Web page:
We constantly hear that the Missal of St Pius V (1570) was, and should be, definitive for all time, ignoring the fact, as described by that very "Roman" rubricist-liturgist, Adrian Fortescue, in 1912 that the Missal had been revised by Clement VIII, Urban VIII and Leo XIII, so that the Missal in use in his day was 1884 and not 1570. Subsequent to Fortescue there were further changes, notably that of Holy Week by Pope Pius XII.
Recently some have emotionally attempted to influence others by stating that our English (and Welsh) Martyrs died for the preservation of the Mass, and this is absolute fact which no one would deny, but, the Martyrs did not die for a particular form of the Mass.
Historically, the first time that exiled British priests used the Missal of Pius V was in 1576, and not without a lot of grumbling. Previously the Sarum Use was the norm, and even after that date, through lack of printed Missals, and difficulties of communication in those troubled days, the Sarum continued to be used.
The Martyrs sacrificed themselves for the upholding of the Sacrifice of the Mass (and the Supremacy of the Papacy), and not for a particular liturgy of the Mass.
There are those, including clergy, who cast doubt on the validity of the wording of the liturgy of the Mass as laid down by the present Holy Father, in Latin and in the vernacular. In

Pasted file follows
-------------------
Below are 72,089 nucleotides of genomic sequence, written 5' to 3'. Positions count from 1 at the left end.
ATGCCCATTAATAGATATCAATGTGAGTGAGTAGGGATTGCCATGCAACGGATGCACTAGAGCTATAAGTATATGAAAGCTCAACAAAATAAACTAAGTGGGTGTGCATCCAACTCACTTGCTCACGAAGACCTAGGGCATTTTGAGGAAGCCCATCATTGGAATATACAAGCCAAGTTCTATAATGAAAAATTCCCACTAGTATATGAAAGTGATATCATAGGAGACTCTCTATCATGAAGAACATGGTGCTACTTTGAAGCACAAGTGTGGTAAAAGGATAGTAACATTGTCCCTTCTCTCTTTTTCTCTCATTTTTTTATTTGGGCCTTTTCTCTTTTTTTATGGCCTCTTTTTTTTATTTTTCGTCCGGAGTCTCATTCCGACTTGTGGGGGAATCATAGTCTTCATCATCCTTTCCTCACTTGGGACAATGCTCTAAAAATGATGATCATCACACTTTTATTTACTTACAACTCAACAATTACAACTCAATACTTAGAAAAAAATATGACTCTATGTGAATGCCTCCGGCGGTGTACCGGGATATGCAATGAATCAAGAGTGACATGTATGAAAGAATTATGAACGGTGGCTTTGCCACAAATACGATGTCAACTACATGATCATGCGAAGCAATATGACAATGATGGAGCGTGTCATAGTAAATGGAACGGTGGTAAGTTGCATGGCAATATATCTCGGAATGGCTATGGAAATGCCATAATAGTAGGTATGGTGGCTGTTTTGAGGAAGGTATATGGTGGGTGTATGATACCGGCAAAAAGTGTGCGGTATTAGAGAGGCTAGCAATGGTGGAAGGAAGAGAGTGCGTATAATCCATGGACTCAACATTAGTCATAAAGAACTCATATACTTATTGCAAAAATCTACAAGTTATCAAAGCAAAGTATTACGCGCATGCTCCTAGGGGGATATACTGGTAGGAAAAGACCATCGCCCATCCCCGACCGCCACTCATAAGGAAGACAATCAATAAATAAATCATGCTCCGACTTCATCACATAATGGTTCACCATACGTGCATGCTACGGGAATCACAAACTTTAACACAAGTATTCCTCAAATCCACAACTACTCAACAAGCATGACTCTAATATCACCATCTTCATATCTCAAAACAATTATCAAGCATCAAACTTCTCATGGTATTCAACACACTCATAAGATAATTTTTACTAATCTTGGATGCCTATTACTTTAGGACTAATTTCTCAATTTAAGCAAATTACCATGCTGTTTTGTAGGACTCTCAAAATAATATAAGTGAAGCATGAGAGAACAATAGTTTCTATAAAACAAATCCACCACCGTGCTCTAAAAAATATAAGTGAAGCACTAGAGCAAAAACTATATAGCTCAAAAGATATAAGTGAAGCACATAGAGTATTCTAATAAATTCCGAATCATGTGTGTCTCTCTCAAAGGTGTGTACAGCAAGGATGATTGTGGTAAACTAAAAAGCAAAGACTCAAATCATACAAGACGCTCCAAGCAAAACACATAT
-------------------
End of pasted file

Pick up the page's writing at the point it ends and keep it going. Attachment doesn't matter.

the year before the opening of Vatican II, the Mass was celebrated in nine different ways within the Catholic Church and in a variety of languages (without mentioning the variations of the Patriarchal Sees or the religious orders).
In these different ways, or rites, the wording varied enormously even to the Words of Consecration, yet no one doubted their validity (or did they?). Surely the time has come when the idea of the liturgy of the Mass being a formula or incantation requiring one formula of words, and one set of actions to procure a result, should be jettisoned, the liturgy of the Mass being a prayer.
That the Words of Consecration should always be recited in Latin to ensure complete validity and authenticity is often advanced. Thus, why not be even more sure by using Aramaic wording?
In the present liturgy of the Mass, is it possible, taking the Latin text, to pinpoint theological errors in the Ordinary or Eucharistic Prayers? Vague suggestions are so often made, but without precise detail.
The second of the Eucharistic Prayers uses by far the greatest part of the Apostolic Tradition of Hippolytus (215). The third Prayer holds the better formularies of the Mozarabic and Gallican traditions, and the fourth is in: spired by the ancient forms of the Apostolic Constitutions, St James and St Basil.
The current selection of readings from Scripture may not be absolutely perfect, but surely they are a great improvement on the older Lectionary which was meagre, repetitious and poverty-stricken, and neglectful as far as the Old I estament was concerned.
May the day soon come when seminarians will study liturgical history and comparative liturgy, including that of the Synagogue, then the air might be cleared leading to a clear appreciation that the new Liturgy of the Mass is prayerful, intelligent and thoroughly Catholic.